PLS-DA is a projection method that separates groups of observations by rotating the PCAs such that a maximum separation among classes – here plant treatments – is obtained (Eriksson et al., 2006). The results of the analysis are visualized in score plots, which reveal the sample structure according to the model components, and loading plots, which display the contribution of the variables to these components, as well as the relationships among the variables. The program's cross-validation procedure evaluates the significance of each additional component (starting with none) by comparing the goodness of fit (R2) and the predictive value (Q2) of the extended model with that of the reduced model (Eriksson et al., 2006). Data were log-transformed, mean-centered and scaled to unit variance before they were subjected to the analysis. One-way ANOVA analyses were performed on the scores of the first two principle components with treatment as main factor. Post-hoc Tukey's HSD multiple comparison tests were performed to reveal significant differences among the means.
Choices of parasitic wasps in Y-tube olfactometer
In dual-choice tests, female Diadegma semiclausum wasps preferred the volatiles from Plutella xylostella-infested WT Arabidopsis over those from undamaged WT plants (binomial test, P < 0.001; Fig. 1a). Similarly, the wasps preferred the volatiles from JA-treated WT Arabidopsis over untreated WT plants (binomial test, P =0.02; Fig. 1a). To further assess the roles of JA, ET and SA signaling pathways in mediating the attraction of D. semiclausum, the response of this wasp to the volatiles from Arabidopsis mutants, including dde2-2 (JA-deficient), ein2-1 (ET-insensitive), NahG (SA-deficient) and cpr-6 (constitutively high SA concentration), was tested. The wasps did not discriminate between the volatiles from P. xylostella-infested dde2-2 plants and undamaged dde2-2 plants; by contrast, the wasps still showed a significant attraction to the volatiles from P. xylostella-infested ein2-1, NahG, and cpr-6 plants, over undamaged plants of the respective mutants (binomial test, P =0.02, P =0.05, P < 0.001, respectively; Fig. 1a). These results show that the JA, but not SA or ET, signaling pathway plays an important role in mediating the attraction of D. semiclausum to P. xylostella-infested plants.
Female D. semiclausum were not attracted to the volatiles from WT Arabidopsis infested with Bemisia tabaci, over those from undamaged WT plants (Fig. 1a).
Female D. semiclausum showed a significant preference for the volatile blend from P. xylostella-infested WT Arabidopsis over that from WT plants infested with P. xylostella plus B. tabaci (binomial test, P =0.01, Fig. 1b). This shows that the additional B. tabaci infestation interferes with the attraction of D. semiclausum to P. xylostella-infested WT Arabidopsis. In the test with JA-deficient dde2-2 plants, the wasps were not significantly more attracted to P. xylostella-infested plants than to plants infested with P. xylostella plus B. tabaci (Fig. 1b). Similarly, in the tests with either ein2-1 or cpr-6 plants, the wasps were not significantly more strongly attracted to P. xylostella-infested plants, when offered against the corresponding plants infested with P. xylostella plus B. tabaci (Fig. 1b). By contrast, in the test with NahG plants that are SA deficient, the wasps were more strongly attracted to P. xylostella-infested plants than to plants infested by P. xylostella plus B. tabaci (P =0.004, Fig. 1b). These data show that intact JA and ET signaling are required for B. tabaci's interference with P. xylostella-induced indirect defense, but not SA signaling. With regard to SA signaling, the elevated SA concentrations in cpr6 abolished the interference whereas an elimination of SA (in NahG plants) leaves the interference by B. tabaci intact. Thus, the enhanced presence of SA eliminates the interference with P. xylostella-induced indirect defense.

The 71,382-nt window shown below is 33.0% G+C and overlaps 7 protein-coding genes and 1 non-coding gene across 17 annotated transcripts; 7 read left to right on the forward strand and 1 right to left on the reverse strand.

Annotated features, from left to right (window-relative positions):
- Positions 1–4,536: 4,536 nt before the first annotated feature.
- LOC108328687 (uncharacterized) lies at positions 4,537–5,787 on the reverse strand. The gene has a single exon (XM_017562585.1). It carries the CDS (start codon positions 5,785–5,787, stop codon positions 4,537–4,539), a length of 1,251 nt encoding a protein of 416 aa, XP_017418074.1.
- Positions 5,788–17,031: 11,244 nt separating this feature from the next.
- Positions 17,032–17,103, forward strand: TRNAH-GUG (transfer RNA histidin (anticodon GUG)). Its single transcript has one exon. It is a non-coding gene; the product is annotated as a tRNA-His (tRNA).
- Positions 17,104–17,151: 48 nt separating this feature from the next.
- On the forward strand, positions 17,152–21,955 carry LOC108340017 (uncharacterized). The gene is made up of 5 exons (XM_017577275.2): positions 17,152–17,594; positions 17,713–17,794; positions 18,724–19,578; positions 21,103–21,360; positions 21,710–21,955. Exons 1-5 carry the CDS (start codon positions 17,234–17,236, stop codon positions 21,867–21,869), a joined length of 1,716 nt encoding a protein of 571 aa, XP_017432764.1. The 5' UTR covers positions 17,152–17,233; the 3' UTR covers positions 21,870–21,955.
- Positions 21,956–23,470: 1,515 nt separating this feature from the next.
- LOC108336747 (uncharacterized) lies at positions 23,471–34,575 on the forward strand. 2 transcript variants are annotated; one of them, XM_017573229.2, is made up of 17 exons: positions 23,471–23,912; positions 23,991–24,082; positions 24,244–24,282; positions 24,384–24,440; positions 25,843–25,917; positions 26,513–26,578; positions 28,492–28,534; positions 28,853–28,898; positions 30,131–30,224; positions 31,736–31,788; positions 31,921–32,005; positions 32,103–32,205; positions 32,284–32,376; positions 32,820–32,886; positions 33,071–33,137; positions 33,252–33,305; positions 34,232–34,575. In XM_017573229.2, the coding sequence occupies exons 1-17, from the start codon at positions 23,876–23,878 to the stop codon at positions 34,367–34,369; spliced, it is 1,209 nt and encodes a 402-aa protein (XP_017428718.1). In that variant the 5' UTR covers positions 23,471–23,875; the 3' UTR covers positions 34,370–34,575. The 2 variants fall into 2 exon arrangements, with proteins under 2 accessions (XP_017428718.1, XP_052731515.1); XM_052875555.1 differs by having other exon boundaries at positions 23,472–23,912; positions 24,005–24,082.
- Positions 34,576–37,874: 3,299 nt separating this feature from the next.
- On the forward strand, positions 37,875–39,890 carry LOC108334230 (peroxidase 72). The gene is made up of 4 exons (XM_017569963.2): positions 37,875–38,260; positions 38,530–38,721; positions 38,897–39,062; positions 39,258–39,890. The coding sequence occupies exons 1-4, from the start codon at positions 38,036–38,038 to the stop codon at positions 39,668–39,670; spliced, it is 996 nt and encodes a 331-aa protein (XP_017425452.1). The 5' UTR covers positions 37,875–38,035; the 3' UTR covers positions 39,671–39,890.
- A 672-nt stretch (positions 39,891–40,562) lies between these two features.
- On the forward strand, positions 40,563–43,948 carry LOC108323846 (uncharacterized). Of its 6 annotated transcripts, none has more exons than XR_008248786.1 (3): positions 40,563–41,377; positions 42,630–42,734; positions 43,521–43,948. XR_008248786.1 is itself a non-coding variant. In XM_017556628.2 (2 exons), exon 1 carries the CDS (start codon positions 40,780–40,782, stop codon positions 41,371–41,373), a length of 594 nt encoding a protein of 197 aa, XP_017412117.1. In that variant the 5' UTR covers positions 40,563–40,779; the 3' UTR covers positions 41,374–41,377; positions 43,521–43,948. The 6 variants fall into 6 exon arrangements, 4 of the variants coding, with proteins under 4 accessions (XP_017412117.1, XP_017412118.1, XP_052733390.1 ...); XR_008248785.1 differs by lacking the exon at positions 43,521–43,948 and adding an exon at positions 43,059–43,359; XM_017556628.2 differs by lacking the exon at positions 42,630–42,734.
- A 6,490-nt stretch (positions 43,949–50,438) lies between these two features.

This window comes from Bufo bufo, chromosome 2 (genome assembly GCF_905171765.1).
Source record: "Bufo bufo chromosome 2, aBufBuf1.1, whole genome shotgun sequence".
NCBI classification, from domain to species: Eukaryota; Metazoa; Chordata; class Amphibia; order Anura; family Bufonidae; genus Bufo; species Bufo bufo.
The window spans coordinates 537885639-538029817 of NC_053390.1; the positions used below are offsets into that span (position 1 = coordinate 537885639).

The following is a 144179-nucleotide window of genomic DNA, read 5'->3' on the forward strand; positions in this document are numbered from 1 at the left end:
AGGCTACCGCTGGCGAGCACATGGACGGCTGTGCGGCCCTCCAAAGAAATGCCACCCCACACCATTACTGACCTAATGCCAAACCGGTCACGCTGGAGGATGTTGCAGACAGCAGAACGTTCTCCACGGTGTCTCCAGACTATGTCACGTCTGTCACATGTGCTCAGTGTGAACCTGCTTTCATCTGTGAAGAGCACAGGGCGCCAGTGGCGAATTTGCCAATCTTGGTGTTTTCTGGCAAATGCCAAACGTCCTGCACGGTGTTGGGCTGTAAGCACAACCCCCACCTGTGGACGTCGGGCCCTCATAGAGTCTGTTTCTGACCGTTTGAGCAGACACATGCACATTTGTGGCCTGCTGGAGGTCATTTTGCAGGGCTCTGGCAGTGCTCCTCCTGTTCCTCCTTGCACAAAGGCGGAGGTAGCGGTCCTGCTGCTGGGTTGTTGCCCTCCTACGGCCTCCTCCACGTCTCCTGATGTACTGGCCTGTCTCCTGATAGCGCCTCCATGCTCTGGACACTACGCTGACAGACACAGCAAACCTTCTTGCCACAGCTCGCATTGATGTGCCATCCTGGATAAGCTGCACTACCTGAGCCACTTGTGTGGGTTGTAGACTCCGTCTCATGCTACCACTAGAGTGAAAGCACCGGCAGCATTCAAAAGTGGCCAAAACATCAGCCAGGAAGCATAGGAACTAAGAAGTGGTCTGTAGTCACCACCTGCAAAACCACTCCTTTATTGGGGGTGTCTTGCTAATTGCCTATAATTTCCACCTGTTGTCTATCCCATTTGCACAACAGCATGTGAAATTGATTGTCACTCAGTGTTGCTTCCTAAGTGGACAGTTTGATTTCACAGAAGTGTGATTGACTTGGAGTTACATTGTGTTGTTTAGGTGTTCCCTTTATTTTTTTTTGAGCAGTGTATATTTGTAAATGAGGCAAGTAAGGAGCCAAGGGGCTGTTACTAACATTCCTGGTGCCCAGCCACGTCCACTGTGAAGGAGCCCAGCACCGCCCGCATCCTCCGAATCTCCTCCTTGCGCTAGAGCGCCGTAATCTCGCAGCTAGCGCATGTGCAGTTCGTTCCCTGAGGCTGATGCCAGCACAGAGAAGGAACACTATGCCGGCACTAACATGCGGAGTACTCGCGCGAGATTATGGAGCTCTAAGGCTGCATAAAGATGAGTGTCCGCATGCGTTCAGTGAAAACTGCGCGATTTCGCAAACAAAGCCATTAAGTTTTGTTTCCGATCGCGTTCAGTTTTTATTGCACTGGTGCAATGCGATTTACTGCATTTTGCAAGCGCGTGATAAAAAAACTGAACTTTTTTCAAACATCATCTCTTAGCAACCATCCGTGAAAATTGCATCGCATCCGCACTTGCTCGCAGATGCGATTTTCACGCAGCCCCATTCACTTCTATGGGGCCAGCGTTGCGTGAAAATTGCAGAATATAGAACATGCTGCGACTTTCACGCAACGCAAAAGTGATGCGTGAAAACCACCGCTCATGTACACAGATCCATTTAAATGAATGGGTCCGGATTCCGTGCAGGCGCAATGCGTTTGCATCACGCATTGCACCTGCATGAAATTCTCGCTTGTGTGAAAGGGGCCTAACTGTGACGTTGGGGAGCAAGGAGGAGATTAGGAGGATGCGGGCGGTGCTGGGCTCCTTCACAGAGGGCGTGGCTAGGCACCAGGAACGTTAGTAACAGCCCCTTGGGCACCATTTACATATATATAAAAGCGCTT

Reciprocal effects on feeding by caterpillars and whiteflies
It is important to keep in mind that B. tabaci infestation might influence the feeding behavior of P. xylostella on dual-infested plant, and vice versa. Such an influence could have resulted in a reduction in the damage inflicted by P. xylostella or B. tabaci on dual-infested plants, which might lead to a lower plant volatile emission, thus changing the attractiveness of the plant to parasitoids. However, we have observed that the amount of leaf damage inflicted by P. xylostella caterpillars was not affected by plant genotype, whitefly co-infestation or their interaction, neither when comparing Col-0 vs dde2-2 plants nor when comparing Col-0 vs ein2-1 plants (Fig. S1). Similarly, neither plant genotype, caterpillar co-infestation nor their interaction affected the oviposition rate of B. tabaci, neither when comparing Col-0 vs dde2-2 plants nor when comparing Col-0 vs ein2-1 plants (Fig. S2). These data indicate that the two herbivores did not interfere with each other's feeding behavior on the plant genotypes used (Notes S1). Thus, we can exclude the possibility that the interference with parasitoid attraction by whitefly feeding was due to a reduction in feeding intensity inflicted by P. xylostella or B. tabaci on dual-infested plants.